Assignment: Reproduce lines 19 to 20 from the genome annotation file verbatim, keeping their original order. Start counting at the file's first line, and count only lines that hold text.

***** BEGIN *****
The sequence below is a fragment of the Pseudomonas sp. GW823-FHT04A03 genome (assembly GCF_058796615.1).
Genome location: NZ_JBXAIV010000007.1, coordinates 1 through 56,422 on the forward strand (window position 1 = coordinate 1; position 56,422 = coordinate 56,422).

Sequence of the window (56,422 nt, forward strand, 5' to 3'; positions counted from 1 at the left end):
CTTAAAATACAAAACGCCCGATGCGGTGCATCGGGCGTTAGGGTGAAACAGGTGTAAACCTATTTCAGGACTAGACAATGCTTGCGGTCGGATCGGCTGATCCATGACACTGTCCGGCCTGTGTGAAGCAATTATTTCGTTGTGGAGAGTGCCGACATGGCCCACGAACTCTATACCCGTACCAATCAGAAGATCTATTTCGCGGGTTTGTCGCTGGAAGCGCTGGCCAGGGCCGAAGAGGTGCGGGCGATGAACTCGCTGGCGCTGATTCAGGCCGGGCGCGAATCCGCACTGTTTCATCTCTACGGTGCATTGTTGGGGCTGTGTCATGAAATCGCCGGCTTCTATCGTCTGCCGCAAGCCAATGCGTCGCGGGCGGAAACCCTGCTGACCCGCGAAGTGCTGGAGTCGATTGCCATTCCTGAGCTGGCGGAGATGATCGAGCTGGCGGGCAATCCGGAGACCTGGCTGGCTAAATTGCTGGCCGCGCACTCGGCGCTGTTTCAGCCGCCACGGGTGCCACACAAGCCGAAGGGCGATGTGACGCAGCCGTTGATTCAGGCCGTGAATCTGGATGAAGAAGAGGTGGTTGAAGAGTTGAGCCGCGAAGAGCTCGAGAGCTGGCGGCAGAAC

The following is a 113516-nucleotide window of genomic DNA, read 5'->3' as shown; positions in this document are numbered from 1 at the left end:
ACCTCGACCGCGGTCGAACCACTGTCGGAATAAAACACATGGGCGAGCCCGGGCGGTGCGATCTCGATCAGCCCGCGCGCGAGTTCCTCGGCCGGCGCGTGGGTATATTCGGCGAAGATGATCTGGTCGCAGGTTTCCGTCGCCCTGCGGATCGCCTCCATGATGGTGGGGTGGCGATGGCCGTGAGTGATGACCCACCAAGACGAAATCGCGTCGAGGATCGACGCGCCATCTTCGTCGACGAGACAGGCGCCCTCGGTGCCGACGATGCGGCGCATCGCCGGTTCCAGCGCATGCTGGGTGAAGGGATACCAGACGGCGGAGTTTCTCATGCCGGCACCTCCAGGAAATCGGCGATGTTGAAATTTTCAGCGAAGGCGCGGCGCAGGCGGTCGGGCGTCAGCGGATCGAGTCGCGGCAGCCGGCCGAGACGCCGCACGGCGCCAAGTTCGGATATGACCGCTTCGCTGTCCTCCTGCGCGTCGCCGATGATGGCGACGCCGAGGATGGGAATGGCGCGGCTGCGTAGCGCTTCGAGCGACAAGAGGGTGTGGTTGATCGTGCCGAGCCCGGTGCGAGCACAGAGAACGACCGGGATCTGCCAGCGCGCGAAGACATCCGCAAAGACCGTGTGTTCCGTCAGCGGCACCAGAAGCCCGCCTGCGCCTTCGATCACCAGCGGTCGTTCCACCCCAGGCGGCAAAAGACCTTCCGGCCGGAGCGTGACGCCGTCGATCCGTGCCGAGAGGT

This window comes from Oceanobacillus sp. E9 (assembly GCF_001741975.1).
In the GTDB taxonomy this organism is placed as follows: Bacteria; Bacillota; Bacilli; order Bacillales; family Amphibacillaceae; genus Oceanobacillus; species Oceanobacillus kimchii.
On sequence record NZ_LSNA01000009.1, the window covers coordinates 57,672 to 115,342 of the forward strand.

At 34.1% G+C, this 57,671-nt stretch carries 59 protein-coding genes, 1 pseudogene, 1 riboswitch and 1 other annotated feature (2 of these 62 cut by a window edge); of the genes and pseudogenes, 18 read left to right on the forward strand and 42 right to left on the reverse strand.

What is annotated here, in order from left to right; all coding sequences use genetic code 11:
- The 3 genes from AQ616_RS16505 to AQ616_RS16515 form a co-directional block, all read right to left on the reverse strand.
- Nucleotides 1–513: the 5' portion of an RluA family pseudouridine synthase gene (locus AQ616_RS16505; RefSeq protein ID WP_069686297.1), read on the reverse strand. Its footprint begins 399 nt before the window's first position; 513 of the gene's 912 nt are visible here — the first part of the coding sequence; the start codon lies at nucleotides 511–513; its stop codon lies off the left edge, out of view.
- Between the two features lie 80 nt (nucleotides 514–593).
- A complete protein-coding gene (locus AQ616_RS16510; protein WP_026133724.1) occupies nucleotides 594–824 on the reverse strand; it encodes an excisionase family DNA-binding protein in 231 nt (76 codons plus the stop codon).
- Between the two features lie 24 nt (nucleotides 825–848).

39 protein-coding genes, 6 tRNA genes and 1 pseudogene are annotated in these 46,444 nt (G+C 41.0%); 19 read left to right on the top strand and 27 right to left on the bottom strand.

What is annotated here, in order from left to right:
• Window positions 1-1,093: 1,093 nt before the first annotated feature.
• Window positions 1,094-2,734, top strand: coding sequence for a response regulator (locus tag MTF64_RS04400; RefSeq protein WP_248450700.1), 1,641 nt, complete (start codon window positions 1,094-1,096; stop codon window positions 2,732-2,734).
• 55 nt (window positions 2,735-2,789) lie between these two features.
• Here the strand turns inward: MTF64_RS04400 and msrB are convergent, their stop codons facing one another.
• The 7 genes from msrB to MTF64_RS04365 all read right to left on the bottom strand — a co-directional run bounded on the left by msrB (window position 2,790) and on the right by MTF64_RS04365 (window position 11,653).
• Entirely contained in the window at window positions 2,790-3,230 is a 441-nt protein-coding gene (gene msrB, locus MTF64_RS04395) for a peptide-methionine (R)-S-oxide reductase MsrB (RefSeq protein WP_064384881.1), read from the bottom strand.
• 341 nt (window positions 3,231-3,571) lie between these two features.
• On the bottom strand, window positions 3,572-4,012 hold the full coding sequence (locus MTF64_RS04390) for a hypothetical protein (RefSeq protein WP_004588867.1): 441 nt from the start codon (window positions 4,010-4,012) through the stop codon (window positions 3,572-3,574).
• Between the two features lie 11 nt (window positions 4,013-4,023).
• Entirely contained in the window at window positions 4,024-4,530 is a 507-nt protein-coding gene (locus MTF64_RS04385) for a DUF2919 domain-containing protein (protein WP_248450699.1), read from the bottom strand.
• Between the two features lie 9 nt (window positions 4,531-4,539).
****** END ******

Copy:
• Window positions 1-1,093: 1,093 nt before the first annotated feature.
• Window positions 1,094-2,734, top strand: coding sequence for a response regulator (locus tag MTF64_RS04400; RefSeq protein WP_248450700.1), 1,641 nt, complete (start codon window positions 1,094-1,096; stop codon window positions 2,732-2,734).